Orlando isn’t a running team, given that they were 18th in pace (92.0 possessions per game) during the regular season, but they were more apt to play in the open-court when Williams was in the game. Unfortunately for Williams, the pace has slowed down dramatically for the Magic in the playoffs (85.6) and he’s been subjected to becoming strictly a half-court player. The slower style of play isn’t entirely out of Williams’ element but it does lessen his potential impact on the floor. Right now, it remains to be seen whether or not Williams will make his presence felt in the postseason.

J.J. Redick (14.0 minutes per game):

PER TS% eFG% TRB% AST% STL% BLK% TOV% USG%
15.0 .606 .540 5.0 13.9 0.8 0.2 8.8 18.3
9.0 .530 .500 6.2 13.4 1.0 0.0 16.3 19.1

It’s easy to look at Redick’s statistics and state that he’s been a non-factor in the playoffs. It’s partly true, actually. However, it’s nothing that Redick is necessarily doing wrong. Redick just hasn’t gotten a ton of minutes on the floor. Part of that has been due to unfavorable matchups on defense, even though Redick isn’t much of a liability on that end of the court, but another factor is the fact that Van Gundy has upped the ante on Vince Carter’s minutes. When Redick has had ample playing time to make a meaningful impact in a game, he’s been able to do that without too much trouble. Even though Redick hasn’t done much in the postseason, it isn’t for a lack of effort or trying. That much is certain.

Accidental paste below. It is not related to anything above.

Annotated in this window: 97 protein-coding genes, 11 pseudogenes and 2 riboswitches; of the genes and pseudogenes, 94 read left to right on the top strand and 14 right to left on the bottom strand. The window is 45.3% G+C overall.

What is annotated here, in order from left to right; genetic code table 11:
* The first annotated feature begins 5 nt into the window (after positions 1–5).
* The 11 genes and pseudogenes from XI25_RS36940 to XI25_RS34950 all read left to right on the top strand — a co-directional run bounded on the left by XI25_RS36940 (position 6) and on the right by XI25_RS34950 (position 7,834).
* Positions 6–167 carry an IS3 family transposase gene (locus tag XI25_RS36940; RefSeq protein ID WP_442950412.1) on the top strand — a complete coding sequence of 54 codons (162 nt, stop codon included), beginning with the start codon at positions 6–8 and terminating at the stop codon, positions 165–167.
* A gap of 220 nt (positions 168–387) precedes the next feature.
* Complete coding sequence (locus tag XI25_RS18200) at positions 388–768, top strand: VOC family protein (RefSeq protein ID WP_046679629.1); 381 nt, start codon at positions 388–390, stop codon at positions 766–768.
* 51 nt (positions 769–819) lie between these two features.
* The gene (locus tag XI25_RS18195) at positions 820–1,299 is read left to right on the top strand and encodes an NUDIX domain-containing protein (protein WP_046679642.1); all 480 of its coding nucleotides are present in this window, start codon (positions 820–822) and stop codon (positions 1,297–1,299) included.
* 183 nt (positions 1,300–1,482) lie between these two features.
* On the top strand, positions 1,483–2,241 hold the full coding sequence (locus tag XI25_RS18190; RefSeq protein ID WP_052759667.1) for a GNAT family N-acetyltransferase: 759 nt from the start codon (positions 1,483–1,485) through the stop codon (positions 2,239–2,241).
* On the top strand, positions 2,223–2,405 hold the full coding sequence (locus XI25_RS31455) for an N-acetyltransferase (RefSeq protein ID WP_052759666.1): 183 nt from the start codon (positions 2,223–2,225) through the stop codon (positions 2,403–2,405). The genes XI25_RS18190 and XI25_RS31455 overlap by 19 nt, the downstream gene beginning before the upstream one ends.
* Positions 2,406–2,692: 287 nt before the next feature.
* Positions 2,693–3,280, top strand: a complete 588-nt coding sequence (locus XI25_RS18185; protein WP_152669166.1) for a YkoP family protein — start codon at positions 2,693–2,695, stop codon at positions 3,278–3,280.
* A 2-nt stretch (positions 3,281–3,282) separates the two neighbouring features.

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Tomorrow, the starters.

12 comments
magicfaninTN
magicfaninTN

I know SVG is just trying to win games, but a nice side-effect of JJ's lower minutes is that it may keep his RFA price lower in the offseason. Which means it would be easier to keep him. In that regard, I only want him having a breakout post-season if it is necessary for winning the championship.

Eddy Rivera
Eddy Rivera

@Mikeyho

No fear. Yeah, that's how I'd describe Pietrus' mentality.

If the Magic win it all, not sure where I'd place them among teams all-time. That's looking too far down the road, anyway.

@derek, @jax502

I wouldn't be surprised if Bass saw more minutes in the Eastern Conference Finals. But then again, if the Magic face the Celtics, I think Van Gundy sticks with Anderson. Orlando is going to need all the offense it can get against Boston and Anderson provides more punch offensively than Bass.

Don't be surprised if the Magic used Gortat/Howard in unison with each other if they face the Celtics, though. They had some success together in the fourth quarter when Lewis made a game-winning shot against Boston a few months ago.

@BigMike21

Yeah, Williams' numbers have been poor. I have to think it's attributed to the pace of play. That's the only logical explanation I can think of.

@Will

I wouldn't be too worried about the Magic's depth at center. I think Howard has gotten most of the ticky-tack fouls out of his system and as @Billy (slickw143) pointed out, he's showing discretion and playing smarter when he has fouls.

derekk
derekk

I would never trade Gortat. I'd rather quickly trade Bass this summer and promise Gortat more relief minutes than ever before and more twin towers. We need him for most of the other elite teams, Boston, La, Cleveland.

Billy (slickw143)
Billy (slickw143)